In every community LIA enters into one of the first things they do is unite the local churches so that they are working together.  The fruit of this is that a Pastor’s Fellowship is formed and the pastors meet once a week to pray, be trained, and to plan/discuss how they can continue to serve the community.  In every community we’ve been to so far, we have had the opportunity to meet with all the pastor’s fellowships, and I can honestly say that the pastor’s fellowship in Thika was the strongest that I’ve witnessed so far.  I was so encouraged by their unity, their commitment, and their hearts for transformation.  They had not only grasped LIA’s vision and model of empowerment, but they were running after that vision full force.  One of the pastors told me that they were more of a family than a group of pastors.  I was just really encouraged by that because these pastors have realized that they can impact this community in bigger ways if they work together than if they were to work alone.  These pastors come from all different backgrounds, regions, denominations, etc but they have not let those differences blind them from their goal of exalting Christ in their community and addressing the needs of Kiandutu.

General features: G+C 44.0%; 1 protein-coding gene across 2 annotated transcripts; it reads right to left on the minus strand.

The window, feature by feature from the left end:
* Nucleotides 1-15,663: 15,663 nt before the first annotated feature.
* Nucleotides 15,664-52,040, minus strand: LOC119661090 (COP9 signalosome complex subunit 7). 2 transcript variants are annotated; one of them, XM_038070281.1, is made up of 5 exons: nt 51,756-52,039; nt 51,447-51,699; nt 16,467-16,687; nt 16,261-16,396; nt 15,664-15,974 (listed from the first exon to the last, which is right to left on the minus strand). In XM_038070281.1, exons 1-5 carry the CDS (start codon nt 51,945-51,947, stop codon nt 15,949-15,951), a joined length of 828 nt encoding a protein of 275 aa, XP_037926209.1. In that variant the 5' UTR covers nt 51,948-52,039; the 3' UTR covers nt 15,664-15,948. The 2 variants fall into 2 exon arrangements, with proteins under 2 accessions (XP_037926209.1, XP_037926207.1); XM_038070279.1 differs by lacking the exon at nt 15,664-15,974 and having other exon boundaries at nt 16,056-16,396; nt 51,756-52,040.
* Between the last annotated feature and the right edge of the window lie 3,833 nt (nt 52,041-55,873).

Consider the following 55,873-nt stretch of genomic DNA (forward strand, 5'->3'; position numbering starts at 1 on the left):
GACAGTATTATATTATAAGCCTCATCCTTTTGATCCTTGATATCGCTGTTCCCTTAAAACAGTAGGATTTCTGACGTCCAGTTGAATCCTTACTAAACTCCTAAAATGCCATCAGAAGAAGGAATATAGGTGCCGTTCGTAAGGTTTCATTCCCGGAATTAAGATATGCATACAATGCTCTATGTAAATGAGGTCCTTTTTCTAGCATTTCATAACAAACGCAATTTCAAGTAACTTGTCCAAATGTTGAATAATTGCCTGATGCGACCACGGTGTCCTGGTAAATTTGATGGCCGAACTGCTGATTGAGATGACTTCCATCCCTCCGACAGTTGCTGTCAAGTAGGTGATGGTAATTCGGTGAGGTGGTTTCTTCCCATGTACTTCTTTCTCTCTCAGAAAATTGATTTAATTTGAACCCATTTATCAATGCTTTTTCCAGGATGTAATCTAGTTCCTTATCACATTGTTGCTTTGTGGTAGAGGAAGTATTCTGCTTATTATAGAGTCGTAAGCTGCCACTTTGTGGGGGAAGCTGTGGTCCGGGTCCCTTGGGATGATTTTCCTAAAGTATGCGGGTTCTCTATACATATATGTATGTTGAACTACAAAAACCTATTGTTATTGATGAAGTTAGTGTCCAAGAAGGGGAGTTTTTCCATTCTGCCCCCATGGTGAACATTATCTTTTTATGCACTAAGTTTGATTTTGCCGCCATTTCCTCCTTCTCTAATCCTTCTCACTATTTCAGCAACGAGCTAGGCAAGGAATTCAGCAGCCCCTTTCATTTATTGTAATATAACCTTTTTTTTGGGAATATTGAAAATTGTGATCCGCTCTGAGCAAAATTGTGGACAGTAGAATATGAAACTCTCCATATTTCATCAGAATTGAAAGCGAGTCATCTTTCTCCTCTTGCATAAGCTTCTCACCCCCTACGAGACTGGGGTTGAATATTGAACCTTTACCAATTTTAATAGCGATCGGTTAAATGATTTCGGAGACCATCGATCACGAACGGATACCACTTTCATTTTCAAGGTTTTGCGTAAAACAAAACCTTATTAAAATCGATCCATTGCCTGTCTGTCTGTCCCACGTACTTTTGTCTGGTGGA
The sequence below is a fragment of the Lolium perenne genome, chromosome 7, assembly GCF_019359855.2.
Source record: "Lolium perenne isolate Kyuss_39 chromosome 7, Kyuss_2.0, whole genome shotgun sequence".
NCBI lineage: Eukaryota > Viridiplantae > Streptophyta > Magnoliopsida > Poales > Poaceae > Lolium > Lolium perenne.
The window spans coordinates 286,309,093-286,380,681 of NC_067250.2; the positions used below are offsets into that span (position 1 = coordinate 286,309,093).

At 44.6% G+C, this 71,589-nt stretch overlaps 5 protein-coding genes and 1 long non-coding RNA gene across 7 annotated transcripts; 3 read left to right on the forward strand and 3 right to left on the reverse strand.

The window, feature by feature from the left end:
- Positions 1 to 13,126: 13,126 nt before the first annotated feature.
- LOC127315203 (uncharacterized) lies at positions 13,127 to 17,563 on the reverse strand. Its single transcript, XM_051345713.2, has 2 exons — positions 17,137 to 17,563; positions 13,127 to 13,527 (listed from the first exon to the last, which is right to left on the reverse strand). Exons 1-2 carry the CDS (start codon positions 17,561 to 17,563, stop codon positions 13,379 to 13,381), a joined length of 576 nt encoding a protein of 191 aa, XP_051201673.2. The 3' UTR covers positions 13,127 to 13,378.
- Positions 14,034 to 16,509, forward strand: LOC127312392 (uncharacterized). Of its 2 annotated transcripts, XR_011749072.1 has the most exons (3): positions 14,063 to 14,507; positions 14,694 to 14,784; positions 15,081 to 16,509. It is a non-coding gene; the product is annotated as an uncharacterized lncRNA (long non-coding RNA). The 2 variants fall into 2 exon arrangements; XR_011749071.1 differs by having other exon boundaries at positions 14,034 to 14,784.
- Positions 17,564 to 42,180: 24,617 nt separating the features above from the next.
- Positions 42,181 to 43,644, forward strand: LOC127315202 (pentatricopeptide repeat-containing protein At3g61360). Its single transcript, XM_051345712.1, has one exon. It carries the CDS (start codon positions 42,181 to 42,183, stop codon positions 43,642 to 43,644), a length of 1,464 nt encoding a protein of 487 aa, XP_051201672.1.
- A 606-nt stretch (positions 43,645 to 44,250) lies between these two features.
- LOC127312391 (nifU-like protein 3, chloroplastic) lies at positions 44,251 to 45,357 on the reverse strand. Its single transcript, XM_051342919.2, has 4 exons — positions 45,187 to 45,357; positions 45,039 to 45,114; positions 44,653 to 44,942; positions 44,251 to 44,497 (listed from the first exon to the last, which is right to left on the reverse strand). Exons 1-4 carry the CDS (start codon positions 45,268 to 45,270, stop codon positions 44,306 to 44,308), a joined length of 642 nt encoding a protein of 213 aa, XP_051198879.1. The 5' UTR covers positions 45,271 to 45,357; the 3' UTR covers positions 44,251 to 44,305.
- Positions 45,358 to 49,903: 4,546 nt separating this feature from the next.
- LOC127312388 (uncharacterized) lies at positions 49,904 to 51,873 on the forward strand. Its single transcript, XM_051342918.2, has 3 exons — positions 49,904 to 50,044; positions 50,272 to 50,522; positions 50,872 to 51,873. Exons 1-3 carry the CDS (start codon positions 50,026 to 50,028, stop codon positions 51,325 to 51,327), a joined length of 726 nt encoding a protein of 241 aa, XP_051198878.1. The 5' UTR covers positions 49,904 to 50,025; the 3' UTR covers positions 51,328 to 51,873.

Along with the pastor’s fellowship, there are also the TOT (Trainer of Trainers) team and the CHE (Community Health Evangelists)team working alongside the pastors and LIA.  These teams are made up of church members mostly and others in the community.  The TOT team and the CHE team in Kiandutu shared the same commitment, vision, and unity that the pastors did.  Every CHE oversees a couple families in Kiandutu that are considered the poorest in the community.  The commitment of the CHEs was clearly seen during home visits.  The CHE that was with my group introduced each family to us and it was so clear that she had taken the time to invest in these families so that they were known and loved by her.  I could really sense that she spends a lot of time weekly visiting these families and just encouraging them.  I was so encouraged to see how committed this CHE was to her role in community transformation.  I know that God has put this team together in Kiandutu and that his glory and transforming power is going to be made known in that community and beyond.